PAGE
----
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After stopping in a couple of shops and asking for directions with our quite misleading map, we found our hotel’s sister hotel and then were driven around to our home for the next 3 days by the kindly owner, who found our confusion quite amusing. As soon as we arrived, I left Ania to organise herself in the room and went off to pay for our stay. Immediately after I had, the hotel owner’s mother came after me with some cold ice creams for Ania and I. It was a really nice touch and we ate them right away, after so long out in the sun trying to find the place.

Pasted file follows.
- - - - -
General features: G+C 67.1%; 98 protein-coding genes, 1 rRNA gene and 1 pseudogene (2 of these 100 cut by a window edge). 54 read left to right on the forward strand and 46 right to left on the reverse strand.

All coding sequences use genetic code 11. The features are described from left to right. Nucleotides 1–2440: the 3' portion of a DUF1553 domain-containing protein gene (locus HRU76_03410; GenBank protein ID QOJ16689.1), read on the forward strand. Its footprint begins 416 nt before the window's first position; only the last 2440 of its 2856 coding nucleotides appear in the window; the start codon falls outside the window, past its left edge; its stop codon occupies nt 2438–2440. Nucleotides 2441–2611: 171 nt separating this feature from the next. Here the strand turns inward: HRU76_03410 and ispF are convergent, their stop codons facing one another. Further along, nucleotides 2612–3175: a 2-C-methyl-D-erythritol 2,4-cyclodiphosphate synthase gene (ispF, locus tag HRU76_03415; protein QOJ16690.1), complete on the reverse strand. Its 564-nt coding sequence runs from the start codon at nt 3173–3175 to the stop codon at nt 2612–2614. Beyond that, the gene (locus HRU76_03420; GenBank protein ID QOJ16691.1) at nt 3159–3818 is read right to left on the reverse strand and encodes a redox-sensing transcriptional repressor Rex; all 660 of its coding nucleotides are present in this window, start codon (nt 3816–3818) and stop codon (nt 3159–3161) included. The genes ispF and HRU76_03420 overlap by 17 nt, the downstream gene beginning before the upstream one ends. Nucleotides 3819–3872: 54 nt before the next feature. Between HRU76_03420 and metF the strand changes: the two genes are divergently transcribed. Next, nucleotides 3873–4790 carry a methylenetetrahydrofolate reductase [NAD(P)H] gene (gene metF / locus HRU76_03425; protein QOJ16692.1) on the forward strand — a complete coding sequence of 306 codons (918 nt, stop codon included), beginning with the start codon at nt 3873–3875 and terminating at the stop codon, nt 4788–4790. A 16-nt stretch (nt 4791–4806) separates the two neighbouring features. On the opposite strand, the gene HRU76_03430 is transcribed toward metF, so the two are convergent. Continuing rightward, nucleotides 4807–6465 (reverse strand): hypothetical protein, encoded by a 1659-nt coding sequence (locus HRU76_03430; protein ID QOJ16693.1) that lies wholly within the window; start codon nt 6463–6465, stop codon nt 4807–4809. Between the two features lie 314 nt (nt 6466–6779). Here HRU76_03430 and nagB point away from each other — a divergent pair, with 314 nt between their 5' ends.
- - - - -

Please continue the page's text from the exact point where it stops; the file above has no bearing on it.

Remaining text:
After we had gathered our thoughts and taken the weight off of our feet for a while, we decided to go out and explore the local area. Our hotel was on a road which backed straight onto St George beach. This is the second most beautiful on the island, according to Trip Advisor, so we decided to go and take a look while we still had the afternoon sun. It was quite busy, with a variety of watersports and sunbathers covering the soft sand, in front of a line of fairly low-key bars and restaurants, creating a relaxing, welcoming atmosphere.

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From here, we had already decided we would walk back into the town and across the port to the “Portare” – the gate of the Sanctuary of Apollo, which was said to be wonderful at sunset. So we walked back along the beach towards the old city. On the way we saw some interesting sights, starting with this strange fellow.